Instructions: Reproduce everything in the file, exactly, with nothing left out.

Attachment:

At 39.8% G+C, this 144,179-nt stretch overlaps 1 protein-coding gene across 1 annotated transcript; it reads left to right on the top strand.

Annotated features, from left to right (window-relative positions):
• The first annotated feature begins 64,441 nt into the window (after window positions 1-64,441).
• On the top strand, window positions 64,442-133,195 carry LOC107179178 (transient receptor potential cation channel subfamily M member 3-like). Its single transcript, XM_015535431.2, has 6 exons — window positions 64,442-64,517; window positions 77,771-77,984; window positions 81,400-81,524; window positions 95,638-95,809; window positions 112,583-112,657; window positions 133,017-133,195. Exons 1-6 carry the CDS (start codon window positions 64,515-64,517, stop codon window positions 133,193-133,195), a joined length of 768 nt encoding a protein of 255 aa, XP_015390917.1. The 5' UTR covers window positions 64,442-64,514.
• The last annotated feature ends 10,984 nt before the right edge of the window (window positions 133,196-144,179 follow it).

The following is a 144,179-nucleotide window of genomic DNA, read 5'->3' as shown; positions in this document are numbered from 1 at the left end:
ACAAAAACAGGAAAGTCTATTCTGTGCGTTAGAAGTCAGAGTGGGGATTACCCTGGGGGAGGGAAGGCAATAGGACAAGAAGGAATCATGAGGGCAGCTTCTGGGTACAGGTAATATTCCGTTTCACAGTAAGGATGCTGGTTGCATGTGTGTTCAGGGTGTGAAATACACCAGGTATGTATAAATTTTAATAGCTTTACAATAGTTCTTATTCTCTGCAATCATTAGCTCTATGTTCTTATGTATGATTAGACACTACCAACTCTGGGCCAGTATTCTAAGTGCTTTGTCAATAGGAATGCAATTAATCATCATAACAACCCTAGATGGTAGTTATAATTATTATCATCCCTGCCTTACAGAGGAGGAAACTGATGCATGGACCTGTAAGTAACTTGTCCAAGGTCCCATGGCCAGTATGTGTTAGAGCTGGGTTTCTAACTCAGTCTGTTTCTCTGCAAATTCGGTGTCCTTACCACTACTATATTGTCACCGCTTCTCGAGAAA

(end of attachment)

At 39.8% G+C, this 144,179-nt stretch overlaps 1 protein-coding gene across 1 annotated transcript; it reads left to right on the top strand.

Annotated features, from left to right (window-relative positions):
• The first annotated feature begins 64,441 nt into the window (after window positions 1-64,441).
• On the top strand, window positions 64,442-133,195 carry LOC107179178 (transient receptor potential cation channel subfamily M member 3-like). Its single transcript, XM_015535431.2, has 6 exons — window positions 64,442-64,517; window positions 77,771-77,984; window positions 81,400-81,524; window positions 95,638-95,809; window positions 112,583-112,657; window positions 133,017-133,195. Exons 1-6 carry the CDS (start codon window positions 64,515-64,517, stop codon window positions 133,193-133,195), a joined length of 768 nt encoding a protein of 255 aa, XP_015390917.1. The 5' UTR covers window positions 64,442-64,514.
• The last annotated feature ends 10,984 nt before the right edge of the window (window positions 133,196-144,179 follow it).

The following is a 144,179-nucleotide window of genomic DNA, read 5'->3' as shown; positions in this document are numbered from 1 at the left end:
ACAAAAACAGGAAAGTCTATTCTGTGCGTTAGAAGTCAGAGTGGGGATTACCCTGGGGGAGGGAAGGCAATAGGACAAGAAGGAATCATGAGGGCAGCTTCTGGGTACAGGTAATATTCCGTTTCACAGTAAGGATGCTGGTTGCATGTGTGTTCAGGGTGTGAAATACACCAGGTATGTATAAATTTTAATAGCTTTACAATAGTTCTTATTCTCTGCAATCATTAGCTCTATGTTCTTATGTATGATTAGACACTACCAACTCTGGGCCAGTATTCTAAGTGCTTTGTCAATAGGAATGCAATTAATCATCATAACAACCCTAGATGGTAGTTATAATTATTATCATCCCTGCCTTACAGAGGAGGAAACTGATGCATGGACCTGTAAGTAACTTGTCCAAGGTCCCATGGCCAGTATGTGTTAGAGCTGGGTTTCTAACTCAGTCTGTTTCTCTGCAAATTCGGTGTCCTTACCACTACTATATTGTCACCGCTTCTCGAGAAA